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Advanced Generative Art and Computational Creativity

Simon Fraser University via Kadenze


This course proposes a deepened survey of current practices in generative arts and computational creativity with an emphasis on the formal paradigms and algorithms used for generation. In this advanced class, we study how evolutionary computing, neural networks, and procedural generation can produce novel and valuable artifacts. We survey advances in search-based methods and procedural generation. We look at how to formalize aesthetic measures and learn how creative systems can be evaluated.

We illustrate how these algorithms have been used in numerous examples of past and current productions in visual art, new media, music, poetry, literature, design, architecture, games, moving images, and robot-art. Students get to practice these algorithms first hand and develop new generative pieces through assignments and projects in MAX.

Finally, we discuss the societal and ethical implications of the automation of creative tasks, from the fear of artificial intelligence to the algorithmic bias, and from the most technophobic visions to the most technophilic ideals.


  • Societal and Philosophical Perspectives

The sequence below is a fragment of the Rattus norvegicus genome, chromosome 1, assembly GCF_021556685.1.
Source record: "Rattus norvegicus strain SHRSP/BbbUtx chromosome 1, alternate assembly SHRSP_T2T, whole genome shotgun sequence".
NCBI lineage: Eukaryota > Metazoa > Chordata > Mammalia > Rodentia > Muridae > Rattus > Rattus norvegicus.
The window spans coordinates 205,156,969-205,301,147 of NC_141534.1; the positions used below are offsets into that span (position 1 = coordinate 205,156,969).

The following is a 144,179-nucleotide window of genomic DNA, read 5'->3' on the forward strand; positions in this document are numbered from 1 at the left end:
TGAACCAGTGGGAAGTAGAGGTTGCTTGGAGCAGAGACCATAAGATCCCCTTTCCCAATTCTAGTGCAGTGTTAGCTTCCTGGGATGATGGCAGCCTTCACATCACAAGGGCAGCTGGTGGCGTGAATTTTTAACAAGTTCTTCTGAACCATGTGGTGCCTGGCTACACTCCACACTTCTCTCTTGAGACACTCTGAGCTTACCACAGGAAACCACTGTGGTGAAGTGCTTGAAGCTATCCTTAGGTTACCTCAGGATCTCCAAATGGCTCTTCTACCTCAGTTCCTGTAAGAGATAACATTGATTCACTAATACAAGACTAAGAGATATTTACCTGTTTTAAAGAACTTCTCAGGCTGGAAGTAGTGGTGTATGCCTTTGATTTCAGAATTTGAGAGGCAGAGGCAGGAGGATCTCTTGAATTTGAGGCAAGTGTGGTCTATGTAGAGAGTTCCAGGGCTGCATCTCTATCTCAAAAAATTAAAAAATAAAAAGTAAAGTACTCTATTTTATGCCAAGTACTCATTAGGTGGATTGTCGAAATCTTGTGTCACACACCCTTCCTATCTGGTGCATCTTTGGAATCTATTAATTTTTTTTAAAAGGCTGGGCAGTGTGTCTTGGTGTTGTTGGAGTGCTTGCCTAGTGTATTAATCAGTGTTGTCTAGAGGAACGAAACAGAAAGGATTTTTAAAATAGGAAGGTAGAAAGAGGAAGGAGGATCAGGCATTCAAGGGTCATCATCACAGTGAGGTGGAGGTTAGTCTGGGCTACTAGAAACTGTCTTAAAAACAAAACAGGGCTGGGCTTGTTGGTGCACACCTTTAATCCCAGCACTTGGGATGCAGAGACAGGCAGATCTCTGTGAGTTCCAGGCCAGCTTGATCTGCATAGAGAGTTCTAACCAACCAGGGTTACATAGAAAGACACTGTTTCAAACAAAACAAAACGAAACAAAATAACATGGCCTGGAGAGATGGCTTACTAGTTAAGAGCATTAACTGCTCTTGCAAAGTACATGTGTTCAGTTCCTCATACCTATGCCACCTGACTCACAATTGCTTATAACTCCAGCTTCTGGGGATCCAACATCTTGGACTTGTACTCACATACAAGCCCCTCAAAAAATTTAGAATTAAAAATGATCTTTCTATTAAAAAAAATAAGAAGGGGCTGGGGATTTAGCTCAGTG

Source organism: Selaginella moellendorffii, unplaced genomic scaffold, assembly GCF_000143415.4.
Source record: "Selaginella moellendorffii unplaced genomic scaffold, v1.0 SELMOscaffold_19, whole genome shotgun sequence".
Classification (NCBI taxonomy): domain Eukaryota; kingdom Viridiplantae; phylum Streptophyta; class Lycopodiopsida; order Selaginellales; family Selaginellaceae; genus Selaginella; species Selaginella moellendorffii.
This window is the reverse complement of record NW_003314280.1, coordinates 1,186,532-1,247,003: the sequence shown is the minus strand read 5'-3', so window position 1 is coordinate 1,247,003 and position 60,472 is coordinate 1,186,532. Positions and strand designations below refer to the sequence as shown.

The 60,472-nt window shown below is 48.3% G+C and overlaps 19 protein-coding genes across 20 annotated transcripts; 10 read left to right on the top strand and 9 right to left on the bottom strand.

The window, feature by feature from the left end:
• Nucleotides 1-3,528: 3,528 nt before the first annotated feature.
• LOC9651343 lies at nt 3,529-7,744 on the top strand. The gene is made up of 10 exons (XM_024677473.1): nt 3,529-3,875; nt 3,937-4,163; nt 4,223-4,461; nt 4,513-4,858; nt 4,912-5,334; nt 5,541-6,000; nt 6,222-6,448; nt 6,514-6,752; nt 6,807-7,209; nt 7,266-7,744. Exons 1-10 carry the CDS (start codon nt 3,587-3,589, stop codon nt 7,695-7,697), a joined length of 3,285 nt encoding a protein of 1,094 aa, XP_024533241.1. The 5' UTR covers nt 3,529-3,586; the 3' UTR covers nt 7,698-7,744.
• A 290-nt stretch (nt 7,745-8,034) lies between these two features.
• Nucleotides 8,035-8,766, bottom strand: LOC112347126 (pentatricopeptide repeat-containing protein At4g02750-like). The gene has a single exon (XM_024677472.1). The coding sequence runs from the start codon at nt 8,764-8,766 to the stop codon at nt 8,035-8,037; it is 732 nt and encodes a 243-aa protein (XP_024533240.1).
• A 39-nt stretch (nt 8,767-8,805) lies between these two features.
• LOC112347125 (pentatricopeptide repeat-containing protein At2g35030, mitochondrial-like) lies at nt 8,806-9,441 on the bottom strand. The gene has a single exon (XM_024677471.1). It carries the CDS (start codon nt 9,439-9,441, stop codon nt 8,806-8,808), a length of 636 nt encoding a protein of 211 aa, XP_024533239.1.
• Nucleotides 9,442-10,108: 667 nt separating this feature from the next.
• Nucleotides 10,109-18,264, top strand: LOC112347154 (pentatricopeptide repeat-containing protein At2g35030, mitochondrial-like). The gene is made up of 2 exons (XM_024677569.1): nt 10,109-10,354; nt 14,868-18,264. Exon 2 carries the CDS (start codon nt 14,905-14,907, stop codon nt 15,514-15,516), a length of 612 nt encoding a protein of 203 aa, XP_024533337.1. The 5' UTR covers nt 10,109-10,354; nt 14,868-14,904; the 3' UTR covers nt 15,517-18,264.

• To conclude this class, we put generative practices in the more general context of media art. We discuss the fear of automation, and the algorithmic bias. We then present the underlying philosophical debate between technophobia and technophilia and discuss its implications on the relationship between art and science.
  • Evolutionary Computing and Genetic Algorithms
    • After a brief introduction to this second part on the topic of generative art and computational creativity, we introduce evolutionary computing and learn how genetic algorithms can be used to evolve new artifacts in visual art and music.
  • Evaluation Methods for Computational Creativity
    • We learned how to develop generative systems for a wide variety of creative tasks, but how good are they? In this session, we cover both informal and formal evaluation methods. We also introduce live coding and discuss the possible bias against computational creativity.
  • Search-based Approaches to Creativity
    • Most creative tasks can be framed as a search problem. This session details advances in procedural content generation for games, and story generation. We also review generative methods used for moving images, dance, choreography, and survey progresses in art making robots.
  • Genetic Programming and Evolutionary Ecosystems
    • In this session, we study how genetic programming is used to breed programs to that generate new artifacts in design and architecture and how evolutionary forces can be used to breed behavior and populations of agents in ecosystemic artworks.
  • Artificial Neural Networks and Deep Learning
    • This session introduces artificial neural network, and present the perceptron, and multi-layer feed-forward network. Artistic applications of self-organizing maps, neuro-evolution and deep learning are reviewed and discussed.

Taught by

Philippe Pasquier


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